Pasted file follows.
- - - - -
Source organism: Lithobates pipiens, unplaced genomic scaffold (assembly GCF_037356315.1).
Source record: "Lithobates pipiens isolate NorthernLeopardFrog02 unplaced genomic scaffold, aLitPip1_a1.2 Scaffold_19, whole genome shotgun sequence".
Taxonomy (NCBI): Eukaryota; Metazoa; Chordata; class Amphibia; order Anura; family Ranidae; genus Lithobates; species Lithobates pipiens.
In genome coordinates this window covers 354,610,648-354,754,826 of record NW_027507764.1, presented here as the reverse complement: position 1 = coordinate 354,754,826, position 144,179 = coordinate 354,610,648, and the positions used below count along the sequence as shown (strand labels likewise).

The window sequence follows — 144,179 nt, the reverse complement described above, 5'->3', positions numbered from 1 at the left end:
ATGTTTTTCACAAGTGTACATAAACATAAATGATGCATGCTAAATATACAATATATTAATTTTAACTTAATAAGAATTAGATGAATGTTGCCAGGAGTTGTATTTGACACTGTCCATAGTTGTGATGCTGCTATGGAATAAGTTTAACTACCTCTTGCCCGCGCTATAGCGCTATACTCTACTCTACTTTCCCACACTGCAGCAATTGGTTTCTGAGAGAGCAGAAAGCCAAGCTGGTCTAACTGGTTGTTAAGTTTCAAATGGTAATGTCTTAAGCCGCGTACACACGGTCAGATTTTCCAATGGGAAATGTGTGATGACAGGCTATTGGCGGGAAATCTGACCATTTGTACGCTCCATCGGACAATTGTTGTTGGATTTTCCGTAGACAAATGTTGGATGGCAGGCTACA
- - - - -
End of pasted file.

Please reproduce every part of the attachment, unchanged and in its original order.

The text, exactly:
Source organism: Lithobates pipiens, unplaced genomic scaffold (assembly GCF_037356315.1).
Source record: "Lithobates pipiens isolate NorthernLeopardFrog02 unplaced genomic scaffold, aLitPip1_a1.2 Scaffold_19, whole genome shotgun sequence".
Taxonomy (NCBI): Eukaryota; Metazoa; Chordata; class Amphibia; order Anura; family Ranidae; genus Lithobates; species Lithobates pipiens.
In genome coordinates this window covers 354,610,648-354,754,826 of record NW_027507764.1, presented here as the reverse complement: position 1 = coordinate 354,754,826, position 144,179 = coordinate 354,610,648, and the positions used below count along the sequence as shown (strand labels likewise).

The window sequence follows — 144,179 nt, the reverse complement described above, 5'->3', positions numbered from 1 at the left end:
ATGTTTTTCACAAGTGTACATAAACATAAATGATGCATGCTAAATATACAATATATTAATTTTAACTTAATAAGAATTAGATGAATGTTGCCAGGAGTTGTATTTGACACTGTCCATAGTTGTGATGCTGCTATGGAATAAGTTTAACTACCTCTTGCCCGCGCTATAGCGCTATACTCTACTCTACTTTCCCACACTGCAGCAATTGGTTTCTGAGAGAGCAGAAAGCCAAGCTGGTCTAACTGGTTGTTAAGTTTCAAATGGTAATGTCTTAAGCCGCGTACACACGGTCAGATTTTCCAATGGGAAATGTGTGATGACAGGCTATTGGCGGGAAATCTGACCATTTGTACGCTCCATCGGACAATTGTTGTTGGATTTTCCGTAGACAAATGTTGGATGGCAGGCTACA